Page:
On the internet, most sites rely on user's reputations to work properly. For example, on social media, you gain it by attracting followers. If you want to become an authority in the clothing industry, the more followers you have, the better.
The media catalog individuals by the number of followers they have. However, these numbers get manipulated by the users; using apps to become popular, buying followers, or executing bad strategies like the 'follow for following'.
In knowledge sites, you don't need to have any followers to become relevant. You gain a reputation if your publications are useful to other users. If your answers provide value, users will appreciate them, vote for them, and eventually, you'll start to become respected in the community.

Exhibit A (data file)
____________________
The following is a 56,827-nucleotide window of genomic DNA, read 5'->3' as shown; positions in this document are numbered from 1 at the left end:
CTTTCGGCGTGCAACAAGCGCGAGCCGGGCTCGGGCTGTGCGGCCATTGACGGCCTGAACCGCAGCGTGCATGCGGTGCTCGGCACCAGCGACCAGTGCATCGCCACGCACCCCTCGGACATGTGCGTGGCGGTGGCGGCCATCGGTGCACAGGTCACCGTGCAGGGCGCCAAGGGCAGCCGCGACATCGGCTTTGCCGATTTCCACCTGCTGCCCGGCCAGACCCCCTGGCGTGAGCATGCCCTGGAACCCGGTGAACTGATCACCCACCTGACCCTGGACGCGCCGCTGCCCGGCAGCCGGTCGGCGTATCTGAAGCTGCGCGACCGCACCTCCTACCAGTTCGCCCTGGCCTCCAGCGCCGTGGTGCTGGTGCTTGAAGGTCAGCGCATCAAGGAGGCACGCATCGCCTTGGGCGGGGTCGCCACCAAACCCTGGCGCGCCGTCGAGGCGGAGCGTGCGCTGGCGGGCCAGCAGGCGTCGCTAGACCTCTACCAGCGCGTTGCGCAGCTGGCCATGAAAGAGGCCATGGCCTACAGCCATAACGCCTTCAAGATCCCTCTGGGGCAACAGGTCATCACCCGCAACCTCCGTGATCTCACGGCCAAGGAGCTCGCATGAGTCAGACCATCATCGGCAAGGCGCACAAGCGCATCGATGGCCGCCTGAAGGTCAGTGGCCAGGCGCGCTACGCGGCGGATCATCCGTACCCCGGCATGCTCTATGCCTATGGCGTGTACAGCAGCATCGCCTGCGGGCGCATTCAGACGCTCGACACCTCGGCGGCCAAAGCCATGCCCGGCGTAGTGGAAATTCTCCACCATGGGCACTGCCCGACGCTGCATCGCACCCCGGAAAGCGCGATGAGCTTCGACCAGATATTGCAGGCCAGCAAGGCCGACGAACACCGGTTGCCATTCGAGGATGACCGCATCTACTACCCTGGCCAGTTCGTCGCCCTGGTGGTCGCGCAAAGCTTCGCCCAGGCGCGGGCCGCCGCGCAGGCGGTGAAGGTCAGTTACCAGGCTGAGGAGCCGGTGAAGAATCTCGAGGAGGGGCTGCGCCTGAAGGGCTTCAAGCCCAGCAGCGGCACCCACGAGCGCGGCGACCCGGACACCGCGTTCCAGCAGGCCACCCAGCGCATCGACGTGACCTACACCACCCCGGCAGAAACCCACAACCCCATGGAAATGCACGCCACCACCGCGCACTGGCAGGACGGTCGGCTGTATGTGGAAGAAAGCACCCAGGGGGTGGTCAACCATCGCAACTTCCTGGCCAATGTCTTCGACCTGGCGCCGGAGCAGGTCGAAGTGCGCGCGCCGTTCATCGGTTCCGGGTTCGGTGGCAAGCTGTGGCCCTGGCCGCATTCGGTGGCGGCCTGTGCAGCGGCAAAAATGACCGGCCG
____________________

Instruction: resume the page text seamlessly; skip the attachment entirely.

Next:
The model of knowledge sites fits better than the one in real life.
In real life, you can't buy followers. You can try to buy a good bottle of champagne for your coworkers next Monday. Perhaps they would happy for a while, but it won't change the opinion they already have of you. They will not trust you more for that gift. Paradoxically, it may cause the opposite effect, in some cases, they will become suspicious of you: why would someone give something for free if he/she didn't want something in return?
If you have good communication skills, provide value with your knowledge, treat people nicely, and are not picky, people will be happy to be surrounded by you. This attitude will build your reputation slowly and steadily.
Hi, I'm Erik, an engineer from Barcelona. If you like the post or have any comments, say hi.